Filed under: History
The familiar question pops up from time to time about why seemingly 99% of pre-war hot rods were Fords. There are few theories about this, ranging from the simplicity of the archaic transverse leaf suspension and ladder frame, to the ease of hopping up Henry’s A & B 4 bangers, and eventually V-8 motors. I think the true reason really boils down to sheer numbers of cars Ford built from the 1910s to the 1930s; millions of Model T and Model A Roadsters, Coupes and Touring/ Phaetons were cranked out at a dizzying pace from factories all over the US and around the world, with over 20,000,000 cars produced before the 1932′s were even introduced: 1915: 1 millionth, 1921: 5 millionth, 1924: 10 millionth, 1927: 15 millionth, 1931: 20 millionth, 1937: 25 millionth car.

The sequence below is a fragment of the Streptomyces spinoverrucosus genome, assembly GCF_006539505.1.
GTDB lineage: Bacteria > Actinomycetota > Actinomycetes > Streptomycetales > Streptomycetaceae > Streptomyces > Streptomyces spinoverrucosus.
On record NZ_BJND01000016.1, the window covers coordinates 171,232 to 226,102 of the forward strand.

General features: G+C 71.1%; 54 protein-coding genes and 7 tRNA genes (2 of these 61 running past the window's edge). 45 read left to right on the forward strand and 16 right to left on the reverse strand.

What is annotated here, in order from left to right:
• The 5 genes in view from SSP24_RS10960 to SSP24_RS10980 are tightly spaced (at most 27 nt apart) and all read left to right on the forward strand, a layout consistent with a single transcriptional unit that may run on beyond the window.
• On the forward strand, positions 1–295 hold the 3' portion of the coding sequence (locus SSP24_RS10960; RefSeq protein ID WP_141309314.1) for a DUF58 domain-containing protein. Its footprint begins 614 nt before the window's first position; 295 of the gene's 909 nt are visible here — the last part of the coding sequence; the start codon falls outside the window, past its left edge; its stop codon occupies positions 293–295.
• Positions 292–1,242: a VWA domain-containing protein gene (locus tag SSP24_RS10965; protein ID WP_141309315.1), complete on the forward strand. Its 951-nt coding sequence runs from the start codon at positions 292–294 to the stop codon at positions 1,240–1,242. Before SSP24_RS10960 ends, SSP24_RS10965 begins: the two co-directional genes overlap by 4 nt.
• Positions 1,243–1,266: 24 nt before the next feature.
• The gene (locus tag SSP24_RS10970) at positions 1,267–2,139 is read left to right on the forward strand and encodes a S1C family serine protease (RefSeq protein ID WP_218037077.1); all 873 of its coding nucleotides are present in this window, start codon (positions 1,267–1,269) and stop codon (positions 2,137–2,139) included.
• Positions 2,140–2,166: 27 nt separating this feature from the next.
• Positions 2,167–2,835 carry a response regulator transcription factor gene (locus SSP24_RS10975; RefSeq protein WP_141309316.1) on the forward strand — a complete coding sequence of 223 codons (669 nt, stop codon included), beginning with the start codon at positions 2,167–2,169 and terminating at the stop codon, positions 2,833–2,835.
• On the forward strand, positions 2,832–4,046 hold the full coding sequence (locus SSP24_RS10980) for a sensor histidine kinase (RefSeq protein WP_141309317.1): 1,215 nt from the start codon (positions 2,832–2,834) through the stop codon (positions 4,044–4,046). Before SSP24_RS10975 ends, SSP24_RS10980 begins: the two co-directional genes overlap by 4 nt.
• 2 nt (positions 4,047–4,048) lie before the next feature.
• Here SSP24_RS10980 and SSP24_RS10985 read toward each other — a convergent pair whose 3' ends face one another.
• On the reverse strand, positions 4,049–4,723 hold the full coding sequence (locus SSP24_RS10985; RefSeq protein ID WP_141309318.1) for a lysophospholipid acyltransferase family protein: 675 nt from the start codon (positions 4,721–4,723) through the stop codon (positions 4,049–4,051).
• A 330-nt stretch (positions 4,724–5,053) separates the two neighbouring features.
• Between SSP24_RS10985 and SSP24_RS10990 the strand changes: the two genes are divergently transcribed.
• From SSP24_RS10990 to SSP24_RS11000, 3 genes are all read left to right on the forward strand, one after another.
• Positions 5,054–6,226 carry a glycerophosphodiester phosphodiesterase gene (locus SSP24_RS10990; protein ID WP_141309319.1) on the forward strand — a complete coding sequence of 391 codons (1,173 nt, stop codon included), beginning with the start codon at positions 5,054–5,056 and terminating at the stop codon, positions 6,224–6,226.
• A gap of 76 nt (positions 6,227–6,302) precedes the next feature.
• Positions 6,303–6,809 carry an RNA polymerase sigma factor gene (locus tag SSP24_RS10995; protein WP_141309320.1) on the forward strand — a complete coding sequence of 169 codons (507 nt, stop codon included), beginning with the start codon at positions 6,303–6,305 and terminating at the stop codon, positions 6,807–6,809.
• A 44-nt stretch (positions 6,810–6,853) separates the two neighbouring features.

Along the way, Ford tried to acknowledge these ‘million car’ milestones, but at the rate they were going, who can blame them for missing a few?